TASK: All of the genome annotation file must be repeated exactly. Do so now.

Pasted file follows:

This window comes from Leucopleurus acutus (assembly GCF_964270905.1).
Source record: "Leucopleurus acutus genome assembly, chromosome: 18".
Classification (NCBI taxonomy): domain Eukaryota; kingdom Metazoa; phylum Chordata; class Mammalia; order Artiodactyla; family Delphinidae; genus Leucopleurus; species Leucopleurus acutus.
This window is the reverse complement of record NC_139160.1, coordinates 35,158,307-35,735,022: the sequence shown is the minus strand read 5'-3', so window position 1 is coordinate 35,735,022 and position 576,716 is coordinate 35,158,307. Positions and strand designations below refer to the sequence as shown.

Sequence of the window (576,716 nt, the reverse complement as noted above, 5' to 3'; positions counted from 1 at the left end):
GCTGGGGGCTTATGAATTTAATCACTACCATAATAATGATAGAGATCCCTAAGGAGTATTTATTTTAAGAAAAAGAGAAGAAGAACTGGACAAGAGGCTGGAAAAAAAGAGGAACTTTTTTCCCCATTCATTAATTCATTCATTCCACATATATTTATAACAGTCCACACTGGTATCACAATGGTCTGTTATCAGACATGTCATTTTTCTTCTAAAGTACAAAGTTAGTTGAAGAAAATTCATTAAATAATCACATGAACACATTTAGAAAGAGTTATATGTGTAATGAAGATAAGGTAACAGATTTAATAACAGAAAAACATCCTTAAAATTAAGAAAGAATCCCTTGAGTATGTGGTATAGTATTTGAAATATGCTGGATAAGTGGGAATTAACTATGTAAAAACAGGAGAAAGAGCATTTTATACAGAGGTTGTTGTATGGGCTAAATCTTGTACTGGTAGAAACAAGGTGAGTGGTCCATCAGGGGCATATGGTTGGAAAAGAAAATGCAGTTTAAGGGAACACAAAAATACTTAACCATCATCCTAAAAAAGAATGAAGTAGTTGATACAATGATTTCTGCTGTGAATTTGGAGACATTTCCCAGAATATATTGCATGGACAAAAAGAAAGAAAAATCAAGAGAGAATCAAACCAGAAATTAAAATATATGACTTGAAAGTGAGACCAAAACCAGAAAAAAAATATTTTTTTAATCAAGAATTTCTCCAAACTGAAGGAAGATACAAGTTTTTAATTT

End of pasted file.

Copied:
This window comes from Leucopleurus acutus (assembly GCF_964270905.1).
Source record: "Leucopleurus acutus genome assembly, chromosome: 18".
Classification (NCBI taxonomy): domain Eukaryota; kingdom Metazoa; phylum Chordata; class Mammalia; order Artiodactyla; family Delphinidae; genus Leucopleurus; species Leucopleurus acutus.
This window is the reverse complement of record NC_139160.1, coordinates 35,158,307-35,735,022: the sequence shown is the minus strand read 5'-3', so window position 1 is coordinate 35,735,022 and position 576,716 is coordinate 35,158,307. Positions and strand designations below refer to the sequence as shown.

Sequence of the window (576,716 nt, the reverse complement as noted above, 5' to 3'; positions counted from 1 at the left end):
GCTGGGGGCTTATGAATTTAATCACTACCATAATAATGATAGAGATCCCTAAGGAGTATTTATTTTAAGAAAAAGAGAAGAAGAACTGGACAAGAGGCTGGAAAAAAAGAGGAACTTTTTTCCCCATTCATTAATTCATTCATTCCACATATATTTATAACAGTCCACACTGGTATCACAATGGTCTGTTATCAGACATGTCATTTTTCTTCTAAAGTACAAAGTTAGTTGAAGAAAATTCATTAAATAATCACATGAACACATTTAGAAAGAGTTATATGTGTAATGAAGATAAGGTAACAGATTTAATAACAGAAAAACATCCTTAAAATTAAGAAAGAATCCCTTGAGTATGTGGTATAGTATTTGAAATATGCTGGATAAGTGGGAATTAACTATGTAAAAACAGGAGAAAGAGCATTTTATACAGAGGTTGTTGTATGGGCTAAATCTTGTACTGGTAGAAACAAGGTGAGTGGTCCATCAGGGGCATATGGTTGGAAAAGAAAATGCAGTTTAAGGGAACACAAAAATACTTAACCATCATCCTAAAAAAGAATGAAGTAGTTGATACAATGATTTCTGCTGTGAATTTGGAGACATTTCCCAGAATATATTGCATGGACAAAAAGAAAGAAAAATCAAGAGAGAATCAAACCAGAAATTAAAATATATGACTTGAAAGTGAGACCAAAACCAGAAAAAAAATATTTTTTTAATCAAGAATTTCTCCAAACTGAAGGAAGATACAAGTTTTTAATTT